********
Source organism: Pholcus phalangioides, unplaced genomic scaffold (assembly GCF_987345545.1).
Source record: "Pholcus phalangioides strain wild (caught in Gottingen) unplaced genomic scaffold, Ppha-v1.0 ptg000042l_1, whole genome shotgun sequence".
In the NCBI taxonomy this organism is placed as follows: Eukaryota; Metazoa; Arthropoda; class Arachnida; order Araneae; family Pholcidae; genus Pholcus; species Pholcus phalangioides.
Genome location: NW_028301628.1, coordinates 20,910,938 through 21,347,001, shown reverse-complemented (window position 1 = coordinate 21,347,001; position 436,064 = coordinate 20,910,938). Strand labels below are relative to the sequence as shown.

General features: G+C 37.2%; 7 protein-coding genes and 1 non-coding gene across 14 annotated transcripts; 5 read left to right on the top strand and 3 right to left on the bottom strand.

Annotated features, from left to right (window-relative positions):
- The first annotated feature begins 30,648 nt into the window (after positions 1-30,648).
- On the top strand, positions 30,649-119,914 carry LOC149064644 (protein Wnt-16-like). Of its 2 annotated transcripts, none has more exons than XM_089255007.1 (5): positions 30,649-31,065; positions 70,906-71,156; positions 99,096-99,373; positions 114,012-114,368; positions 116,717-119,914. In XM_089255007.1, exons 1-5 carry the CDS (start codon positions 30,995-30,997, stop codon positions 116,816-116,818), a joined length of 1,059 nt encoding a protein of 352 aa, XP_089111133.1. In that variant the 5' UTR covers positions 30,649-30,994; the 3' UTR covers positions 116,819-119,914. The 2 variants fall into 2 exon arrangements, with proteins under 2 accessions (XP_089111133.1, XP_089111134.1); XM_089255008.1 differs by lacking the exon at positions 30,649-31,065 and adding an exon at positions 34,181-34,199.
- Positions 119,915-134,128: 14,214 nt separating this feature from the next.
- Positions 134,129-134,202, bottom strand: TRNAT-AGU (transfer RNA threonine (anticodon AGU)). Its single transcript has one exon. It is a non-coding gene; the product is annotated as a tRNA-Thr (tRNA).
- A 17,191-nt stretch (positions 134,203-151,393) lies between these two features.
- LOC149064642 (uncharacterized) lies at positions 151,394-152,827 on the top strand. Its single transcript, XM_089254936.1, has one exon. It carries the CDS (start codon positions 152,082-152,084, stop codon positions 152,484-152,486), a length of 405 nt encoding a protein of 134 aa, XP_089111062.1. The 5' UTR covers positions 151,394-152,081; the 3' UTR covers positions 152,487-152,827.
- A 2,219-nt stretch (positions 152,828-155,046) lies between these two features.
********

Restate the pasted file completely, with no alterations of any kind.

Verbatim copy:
Source organism: Pholcus phalangioides, unplaced genomic scaffold (assembly GCF_987345545.1).
Source record: "Pholcus phalangioides strain wild (caught in Gottingen) unplaced genomic scaffold, Ppha-v1.0 ptg000042l_1, whole genome shotgun sequence".
In the NCBI taxonomy this organism is placed as follows: Eukaryota; Metazoa; Arthropoda; class Arachnida; order Araneae; family Pholcidae; genus Pholcus; species Pholcus phalangioides.
Genome location: NW_028301628.1, coordinates 20,910,938 through 21,347,001, shown reverse-complemented (window position 1 = coordinate 21,347,001; position 436,064 = coordinate 20,910,938). Strand labels below are relative to the sequence as shown.

General features: G+C 37.2%; 7 protein-coding genes and 1 non-coding gene across 14 annotated transcripts; 5 read left to right on the top strand and 3 right to left on the bottom strand.

Annotated features, from left to right (window-relative positions):
- The first annotated feature begins 30,648 nt into the window (after positions 1-30,648).
- On the top strand, positions 30,649-119,914 carry LOC149064644 (protein Wnt-16-like). Of its 2 annotated transcripts, none has more exons than XM_089255007.1 (5): positions 30,649-31,065; positions 70,906-71,156; positions 99,096-99,373; positions 114,012-114,368; positions 116,717-119,914. In XM_089255007.1, exons 1-5 carry the CDS (start codon positions 30,995-30,997, stop codon positions 116,816-116,818), a joined length of 1,059 nt encoding a protein of 352 aa, XP_089111133.1. In that variant the 5' UTR covers positions 30,649-30,994; the 3' UTR covers positions 116,819-119,914. The 2 variants fall into 2 exon arrangements, with proteins under 2 accessions (XP_089111133.1, XP_089111134.1); XM_089255008.1 differs by lacking the exon at positions 30,649-31,065 and adding an exon at positions 34,181-34,199.
- Positions 119,915-134,128: 14,214 nt separating this feature from the next.
- Positions 134,129-134,202, bottom strand: TRNAT-AGU (transfer RNA threonine (anticodon AGU)). Its single transcript has one exon. It is a non-coding gene; the product is annotated as a tRNA-Thr (tRNA).
- A 17,191-nt stretch (positions 134,203-151,393) lies between these two features.
- LOC149064642 (uncharacterized) lies at positions 151,394-152,827 on the top strand. Its single transcript, XM_089254936.1, has one exon. It carries the CDS (start codon positions 152,082-152,084, stop codon positions 152,484-152,486), a length of 405 nt encoding a protein of 134 aa, XP_089111062.1. The 5' UTR covers positions 151,394-152,081; the 3' UTR covers positions 152,487-152,827.
- A 2,219-nt stretch (positions 152,828-155,046) lies between these two features.